VIEW DOWN THE ENTRANCE DRIVE TO DOMAINE DE COYEUX
The real trophy in their spending spree in my view is the DOMAINE DE COYEUX, the 112 hectare estate high above BEAUMES-DE-VENISE, bought in July, 2021. This has the most glorious aspect, with stunning views of Mont Ventoux, air that is several times clearer and more intoxicating than that of the hot plain, and limitless potential as a country hotel.
Its backstory has been mixed since it ascended in a rush in the late 1970s under the colourful YVES NATIVELLE, a gentleman from an army cavalry family and an executive in marketing at Rhône Poulenc until his wine conversion. After good years of sales and success, he fell victim to a refusal to accept that a rogue beam of wood from a ship, a decorative piece treated with xylophène, had infected his cellar and penetrated every bottle he produced.
Eventually he sold in 2013 to the de Feraudy brothers, two locals who used to hunt on the property when young and who had since made their money in chemical recycling, as well as in fruit and vegetables from nearby Aubignan. They could not make it pay as they wished, sales of Muscat de Beaumes being difficult, so sold on to the STRASSER family, at what appears to have been a breakeven-plus rate.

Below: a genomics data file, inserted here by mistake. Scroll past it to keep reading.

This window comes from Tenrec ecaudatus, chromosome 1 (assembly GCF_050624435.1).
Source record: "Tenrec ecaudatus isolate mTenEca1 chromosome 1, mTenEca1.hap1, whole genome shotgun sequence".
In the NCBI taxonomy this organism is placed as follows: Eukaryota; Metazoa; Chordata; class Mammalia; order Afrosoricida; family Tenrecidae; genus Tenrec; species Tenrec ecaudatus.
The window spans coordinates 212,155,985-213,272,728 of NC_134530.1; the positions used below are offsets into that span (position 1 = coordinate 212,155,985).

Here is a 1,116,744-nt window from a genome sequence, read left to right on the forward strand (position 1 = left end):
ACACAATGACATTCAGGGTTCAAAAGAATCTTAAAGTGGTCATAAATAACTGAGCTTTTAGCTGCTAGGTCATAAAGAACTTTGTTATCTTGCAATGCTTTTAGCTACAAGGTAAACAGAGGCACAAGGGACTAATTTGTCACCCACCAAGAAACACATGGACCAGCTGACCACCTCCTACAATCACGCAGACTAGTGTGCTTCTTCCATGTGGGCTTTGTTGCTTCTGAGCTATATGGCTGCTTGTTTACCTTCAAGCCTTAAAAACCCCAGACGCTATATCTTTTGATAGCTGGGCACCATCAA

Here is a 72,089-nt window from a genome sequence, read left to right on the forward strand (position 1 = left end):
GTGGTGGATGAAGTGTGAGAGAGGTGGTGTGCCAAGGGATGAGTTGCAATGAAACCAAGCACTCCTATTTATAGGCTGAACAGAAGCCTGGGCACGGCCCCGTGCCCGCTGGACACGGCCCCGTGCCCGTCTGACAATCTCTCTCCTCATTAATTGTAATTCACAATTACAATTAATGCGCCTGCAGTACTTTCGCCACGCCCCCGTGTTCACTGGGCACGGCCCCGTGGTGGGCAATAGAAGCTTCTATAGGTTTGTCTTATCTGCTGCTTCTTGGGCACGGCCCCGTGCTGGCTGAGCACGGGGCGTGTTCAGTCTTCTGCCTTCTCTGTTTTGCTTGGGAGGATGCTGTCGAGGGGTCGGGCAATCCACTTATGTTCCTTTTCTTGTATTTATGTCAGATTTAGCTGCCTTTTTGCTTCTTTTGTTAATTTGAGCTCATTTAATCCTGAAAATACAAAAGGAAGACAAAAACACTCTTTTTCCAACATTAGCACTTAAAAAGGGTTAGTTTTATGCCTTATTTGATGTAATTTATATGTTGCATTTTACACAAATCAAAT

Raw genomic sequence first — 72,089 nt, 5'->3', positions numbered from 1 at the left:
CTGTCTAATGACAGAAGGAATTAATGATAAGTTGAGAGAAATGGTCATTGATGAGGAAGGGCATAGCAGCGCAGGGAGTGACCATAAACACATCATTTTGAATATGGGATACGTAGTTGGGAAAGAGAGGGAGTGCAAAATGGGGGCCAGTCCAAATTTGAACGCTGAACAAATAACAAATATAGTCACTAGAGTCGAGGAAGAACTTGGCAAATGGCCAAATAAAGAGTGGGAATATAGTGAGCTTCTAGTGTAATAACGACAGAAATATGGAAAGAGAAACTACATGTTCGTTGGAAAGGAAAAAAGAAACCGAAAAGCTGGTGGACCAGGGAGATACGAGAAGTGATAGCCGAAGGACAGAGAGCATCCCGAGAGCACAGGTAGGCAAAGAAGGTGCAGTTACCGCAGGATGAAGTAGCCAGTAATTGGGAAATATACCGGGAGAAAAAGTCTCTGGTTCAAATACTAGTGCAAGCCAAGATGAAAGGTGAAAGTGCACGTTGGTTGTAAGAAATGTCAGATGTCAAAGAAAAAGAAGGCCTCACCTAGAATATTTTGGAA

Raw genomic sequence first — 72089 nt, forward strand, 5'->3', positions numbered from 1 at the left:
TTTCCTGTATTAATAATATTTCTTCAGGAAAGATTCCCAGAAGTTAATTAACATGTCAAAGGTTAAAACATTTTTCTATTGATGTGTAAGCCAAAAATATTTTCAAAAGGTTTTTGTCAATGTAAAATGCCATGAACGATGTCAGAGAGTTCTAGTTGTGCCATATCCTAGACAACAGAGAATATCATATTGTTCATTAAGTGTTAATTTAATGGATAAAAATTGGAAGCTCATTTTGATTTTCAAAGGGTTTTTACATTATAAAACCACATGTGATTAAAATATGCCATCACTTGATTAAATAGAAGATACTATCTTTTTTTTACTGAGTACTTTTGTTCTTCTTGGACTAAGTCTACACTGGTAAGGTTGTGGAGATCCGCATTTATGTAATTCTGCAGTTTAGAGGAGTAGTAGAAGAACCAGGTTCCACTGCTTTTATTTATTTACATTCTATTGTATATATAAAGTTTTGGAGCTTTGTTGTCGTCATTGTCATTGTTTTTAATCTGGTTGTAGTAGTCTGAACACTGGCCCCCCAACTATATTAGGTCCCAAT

With a world economy heading for recession, the future of marginal wine estates could be called into question, but, from my subject of enthusiasm, horseracing, one only has to look at the prices of young geldings [no stud fee potential] that fetch £200,000 after winning a modest point-to-point in Ireland, prices paid to achieve the “glory” of leading in a winner at the most esteemed meetings.
The Châteauneuf-du-Pape market these days suggests that €800,000 will get you one hectare of 30 year-old Grenache, which makes one realise that there is, as they say, a lot of money out there. For those on more modest budgets, perhaps €25,000 for a hectare of VENTOUX would represent decent value.
Make no mistake: the march of outside investors will keep going – a move that brings the Valley closer to the often internationally financed Bordeaux, where managers are installed as a matter of course. The halcyon days of the Rhône grower greeting you with “well lived in” hands are starting to fade, I regret to write.